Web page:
Power Ambition Glory: The Stunning Parallels Between Great Leaders of the Ancient World and Today...and the Lessons You Can Learn [Audiobook]
03 November 2017, 15:29
2009 | MP3@64 kbps + EPUB | 12 hrs 49 mins | 351.47MB
Based on an extraordinary collaboration between Steve Forbes, chairman, CEO, and editor in chief of Forbes Media, and classics professor John Prevas, Power Ambition Glory provides intriguing comparisons between six great leaders of the ancient world and contemporary business leaders.
- Great leaders not only have vision but know how to build structures to effect it. Cyrus the Great did so in creating an empire based on tolerance and inclusion, an approach highly unusual for his or any age. Jack Welch and John Chambers built their business empires using a similar approach, and like Cyrus, they remain the exceptions rather than the rule.
- Great leaders know how to build consensus and motivate by doing what is right rather than what is in their self-interest. Xenophon put personal gain aside to lead his fellow Greeks out of a perilous situation in Persia–something very similar to what Lou Gerstner and Anne Mulcahy did in rescuing IBM and Xerox.
- Character matters in leadership. Alexander the Great had exceptional leadership skills that enabled him to conquer the eastern half of the ancient world, but he was ultimately destroyed by his inability to manage his phenomenal success. The corporate world is full of similar examples, such as the now incarcerated Dennis Kozlowski, who, flush with success at the head of his empire, was driven down the highway of self-destruction by an out-of-control ego.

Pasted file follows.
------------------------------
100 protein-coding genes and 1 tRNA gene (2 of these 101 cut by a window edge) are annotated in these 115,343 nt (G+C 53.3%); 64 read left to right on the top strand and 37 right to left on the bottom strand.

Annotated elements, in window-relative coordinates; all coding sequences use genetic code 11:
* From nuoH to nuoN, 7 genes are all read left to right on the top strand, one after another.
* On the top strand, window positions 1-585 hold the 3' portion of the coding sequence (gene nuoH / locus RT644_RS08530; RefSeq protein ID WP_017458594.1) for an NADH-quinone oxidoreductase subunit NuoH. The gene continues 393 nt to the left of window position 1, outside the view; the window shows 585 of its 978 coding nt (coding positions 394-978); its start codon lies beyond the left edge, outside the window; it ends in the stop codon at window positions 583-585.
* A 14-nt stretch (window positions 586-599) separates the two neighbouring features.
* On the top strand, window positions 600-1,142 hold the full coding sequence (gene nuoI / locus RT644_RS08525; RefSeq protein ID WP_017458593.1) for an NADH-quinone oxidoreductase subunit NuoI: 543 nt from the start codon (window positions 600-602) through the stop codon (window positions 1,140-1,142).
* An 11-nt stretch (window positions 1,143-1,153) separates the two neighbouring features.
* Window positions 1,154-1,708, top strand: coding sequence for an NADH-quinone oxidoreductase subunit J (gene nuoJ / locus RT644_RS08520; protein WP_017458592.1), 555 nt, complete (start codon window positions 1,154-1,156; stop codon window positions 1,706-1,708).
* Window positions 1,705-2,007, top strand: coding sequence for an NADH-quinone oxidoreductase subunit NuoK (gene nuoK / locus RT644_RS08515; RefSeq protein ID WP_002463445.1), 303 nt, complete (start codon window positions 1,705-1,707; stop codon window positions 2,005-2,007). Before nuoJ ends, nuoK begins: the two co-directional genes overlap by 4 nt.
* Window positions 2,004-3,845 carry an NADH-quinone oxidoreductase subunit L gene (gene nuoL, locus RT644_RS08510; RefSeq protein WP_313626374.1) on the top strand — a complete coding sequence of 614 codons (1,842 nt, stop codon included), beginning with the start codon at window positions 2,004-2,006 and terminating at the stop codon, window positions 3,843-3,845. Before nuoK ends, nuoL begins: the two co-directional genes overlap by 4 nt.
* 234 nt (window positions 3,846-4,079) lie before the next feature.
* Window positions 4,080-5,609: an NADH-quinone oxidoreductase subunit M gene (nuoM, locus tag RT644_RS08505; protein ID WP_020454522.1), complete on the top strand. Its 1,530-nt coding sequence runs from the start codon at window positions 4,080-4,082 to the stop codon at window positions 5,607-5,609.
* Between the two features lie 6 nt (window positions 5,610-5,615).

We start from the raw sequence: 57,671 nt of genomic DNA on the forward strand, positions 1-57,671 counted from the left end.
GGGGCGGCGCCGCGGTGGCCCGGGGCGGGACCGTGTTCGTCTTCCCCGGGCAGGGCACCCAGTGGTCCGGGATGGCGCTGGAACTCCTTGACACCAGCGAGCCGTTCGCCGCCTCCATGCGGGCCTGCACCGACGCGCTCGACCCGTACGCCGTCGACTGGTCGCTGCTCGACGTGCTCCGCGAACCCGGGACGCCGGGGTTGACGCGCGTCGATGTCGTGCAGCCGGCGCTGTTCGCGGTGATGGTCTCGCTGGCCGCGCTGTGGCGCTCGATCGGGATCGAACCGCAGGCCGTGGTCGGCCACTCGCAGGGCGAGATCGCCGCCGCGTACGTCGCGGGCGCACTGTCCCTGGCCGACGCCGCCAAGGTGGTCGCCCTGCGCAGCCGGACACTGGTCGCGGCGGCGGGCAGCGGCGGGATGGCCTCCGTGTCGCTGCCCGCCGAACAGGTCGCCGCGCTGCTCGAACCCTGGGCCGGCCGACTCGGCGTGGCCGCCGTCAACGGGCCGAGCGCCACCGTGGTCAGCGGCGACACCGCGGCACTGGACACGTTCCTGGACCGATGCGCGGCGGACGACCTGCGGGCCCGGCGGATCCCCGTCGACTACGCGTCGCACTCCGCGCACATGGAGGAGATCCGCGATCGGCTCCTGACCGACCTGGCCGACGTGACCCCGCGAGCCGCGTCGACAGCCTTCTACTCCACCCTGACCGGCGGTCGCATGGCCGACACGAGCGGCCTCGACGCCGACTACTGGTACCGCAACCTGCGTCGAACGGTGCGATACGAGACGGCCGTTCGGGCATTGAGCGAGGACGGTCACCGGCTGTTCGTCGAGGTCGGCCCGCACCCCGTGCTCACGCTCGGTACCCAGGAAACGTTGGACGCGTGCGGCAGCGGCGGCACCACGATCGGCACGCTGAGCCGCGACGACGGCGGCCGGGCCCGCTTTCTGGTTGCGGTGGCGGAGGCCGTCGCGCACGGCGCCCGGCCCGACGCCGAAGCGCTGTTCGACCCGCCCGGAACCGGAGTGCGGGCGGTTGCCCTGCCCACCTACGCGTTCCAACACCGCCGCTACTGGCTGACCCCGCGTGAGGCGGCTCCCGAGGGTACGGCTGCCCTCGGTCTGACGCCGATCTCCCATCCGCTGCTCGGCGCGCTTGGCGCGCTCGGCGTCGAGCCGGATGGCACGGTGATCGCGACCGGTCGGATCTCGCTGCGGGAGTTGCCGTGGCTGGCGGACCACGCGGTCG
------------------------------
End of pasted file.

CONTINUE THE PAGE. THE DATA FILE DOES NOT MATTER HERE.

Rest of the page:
- A great leader is one who challenges the conventional wisdom of the day and is able to think out of the box to pull off amazing feats. Hannibal did something no one in the ancient world thought possible; he crossed the Alps in winter to challenge Rome for control of the ancient world. That same innovative way of thinking enabled Serge Brin and Larry Page of Google to challenge and best two formidable competitors, Microsoft and Yahoo!
- A leader must have ambition to succeed, and Julius Caesar had plenty of it. He set Rome on the path to empire, but his success made him believe he was a living god and blinded him to the dangers that eventually did him in. The parallels with corporate leaders and Wall Street master-of-the-universe types are numerous, but none more salient than Hank Greenberg, who built the AIG insurance empire only to be struck down at the height of his success by the corporate daggers of his directors.
- And finally, leadership is about keeping a sane and modest perspective in the face of success and remaining focused on the fundamentals–the nuts and bolts of making an organization work day in and day out. Augustus saved Rome from dissolution after the assassination of Julius Caesar and ruled it for more than forty years, bringing the empire to the height of its power. What made him successful were personal humility, attention to the mundane details of building and maintaining an infrastructure, and the understanding of limits. Augustus set Rome on a course of prosperity and stability that lasted for centuries, just as Alfred Sloan, using many of the same approaches, built GM into the leviathan that until recently dominated the automotive business.